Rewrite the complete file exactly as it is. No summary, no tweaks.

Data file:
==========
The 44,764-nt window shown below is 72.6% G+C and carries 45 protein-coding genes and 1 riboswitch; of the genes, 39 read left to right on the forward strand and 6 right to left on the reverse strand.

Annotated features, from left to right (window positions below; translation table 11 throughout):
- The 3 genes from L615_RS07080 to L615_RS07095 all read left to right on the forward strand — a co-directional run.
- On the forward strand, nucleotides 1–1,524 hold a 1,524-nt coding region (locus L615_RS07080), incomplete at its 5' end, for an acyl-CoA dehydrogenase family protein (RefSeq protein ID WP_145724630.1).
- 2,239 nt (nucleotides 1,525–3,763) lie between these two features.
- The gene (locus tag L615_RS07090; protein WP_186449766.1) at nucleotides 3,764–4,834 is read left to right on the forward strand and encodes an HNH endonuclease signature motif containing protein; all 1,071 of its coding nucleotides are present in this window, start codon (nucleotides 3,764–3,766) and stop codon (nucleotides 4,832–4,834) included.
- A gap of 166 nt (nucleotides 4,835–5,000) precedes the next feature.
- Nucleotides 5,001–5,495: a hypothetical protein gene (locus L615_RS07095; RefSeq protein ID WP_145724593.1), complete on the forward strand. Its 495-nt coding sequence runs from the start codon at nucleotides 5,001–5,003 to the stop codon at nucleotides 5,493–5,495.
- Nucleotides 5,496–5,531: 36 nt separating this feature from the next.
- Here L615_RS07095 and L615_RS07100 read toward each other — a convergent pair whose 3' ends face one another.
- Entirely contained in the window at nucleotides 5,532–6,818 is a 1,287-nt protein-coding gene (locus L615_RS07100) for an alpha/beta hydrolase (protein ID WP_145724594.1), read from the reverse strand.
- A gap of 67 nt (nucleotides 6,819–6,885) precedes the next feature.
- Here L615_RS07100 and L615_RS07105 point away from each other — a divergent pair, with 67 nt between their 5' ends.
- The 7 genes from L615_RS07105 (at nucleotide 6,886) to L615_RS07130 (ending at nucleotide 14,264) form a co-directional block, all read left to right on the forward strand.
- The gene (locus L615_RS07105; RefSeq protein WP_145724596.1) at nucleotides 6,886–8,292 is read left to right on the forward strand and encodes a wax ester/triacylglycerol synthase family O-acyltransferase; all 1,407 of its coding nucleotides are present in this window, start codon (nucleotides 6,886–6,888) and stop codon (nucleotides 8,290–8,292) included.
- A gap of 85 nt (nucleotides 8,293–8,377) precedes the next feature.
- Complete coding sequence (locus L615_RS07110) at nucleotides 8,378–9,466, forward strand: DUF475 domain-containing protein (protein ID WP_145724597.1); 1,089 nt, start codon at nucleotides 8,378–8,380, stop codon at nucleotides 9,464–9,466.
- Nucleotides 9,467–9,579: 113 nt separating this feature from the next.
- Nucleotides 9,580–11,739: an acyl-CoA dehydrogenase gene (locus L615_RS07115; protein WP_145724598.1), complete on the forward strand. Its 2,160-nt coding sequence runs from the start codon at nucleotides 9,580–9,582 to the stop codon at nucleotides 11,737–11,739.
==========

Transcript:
The 44,764-nt window shown below is 72.6% G+C and carries 45 protein-coding genes and 1 riboswitch; of the genes, 39 read left to right on the forward strand and 6 right to left on the reverse strand.

Annotated features, from left to right (window positions below; translation table 11 throughout):
- The 3 genes from L615_RS07080 to L615_RS07095 all read left to right on the forward strand — a co-directional run.
- On the forward strand, nucleotides 1–1,524 hold a 1,524-nt coding region (locus L615_RS07080), incomplete at its 5' end, for an acyl-CoA dehydrogenase family protein (RefSeq protein ID WP_145724630.1).
- 2,239 nt (nucleotides 1,525–3,763) lie between these two features.
- The gene (locus tag L615_RS07090; protein WP_186449766.1) at nucleotides 3,764–4,834 is read left to right on the forward strand and encodes an HNH endonuclease signature motif containing protein; all 1,071 of its coding nucleotides are present in this window, start codon (nucleotides 3,764–3,766) and stop codon (nucleotides 4,832–4,834) included.
- A gap of 166 nt (nucleotides 4,835–5,000) precedes the next feature.
- Nucleotides 5,001–5,495: a hypothetical protein gene (locus L615_RS07095; RefSeq protein ID WP_145724593.1), complete on the forward strand. Its 495-nt coding sequence runs from the start codon at nucleotides 5,001–5,003 to the stop codon at nucleotides 5,493–5,495.
- Nucleotides 5,496–5,531: 36 nt separating this feature from the next.
- Here L615_RS07095 and L615_RS07100 read toward each other — a convergent pair whose 3' ends face one another.
- Entirely contained in the window at nucleotides 5,532–6,818 is a 1,287-nt protein-coding gene (locus L615_RS07100) for an alpha/beta hydrolase (protein ID WP_145724594.1), read from the reverse strand.
- A gap of 67 nt (nucleotides 6,819–6,885) precedes the next feature.
- Here L615_RS07100 and L615_RS07105 point away from each other — a divergent pair, with 67 nt between their 5' ends.
- The 7 genes from L615_RS07105 (at nucleotide 6,886) to L615_RS07130 (ending at nucleotide 14,264) form a co-directional block, all read left to right on the forward strand.
- The gene (locus L615_RS07105; RefSeq protein WP_145724596.1) at nucleotides 6,886–8,292 is read left to right on the forward strand and encodes a wax ester/triacylglycerol synthase family O-acyltransferase; all 1,407 of its coding nucleotides are present in this window, start codon (nucleotides 6,886–6,888) and stop codon (nucleotides 8,290–8,292) included.
- A gap of 85 nt (nucleotides 8,293–8,377) precedes the next feature.
- Complete coding sequence (locus L615_RS07110) at nucleotides 8,378–9,466, forward strand: DUF475 domain-containing protein (protein ID WP_145724597.1); 1,089 nt, start codon at nucleotides 8,378–8,380, stop codon at nucleotides 9,464–9,466.
- Nucleotides 9,467–9,579: 113 nt separating this feature from the next.
- Nucleotides 9,580–11,739: an acyl-CoA dehydrogenase gene (locus L615_RS07115; protein WP_145724598.1), complete on the forward strand. Its 2,160-nt coding sequence runs from the start codon at nucleotides 9,580–9,582 to the stop codon at nucleotides 11,737–11,739.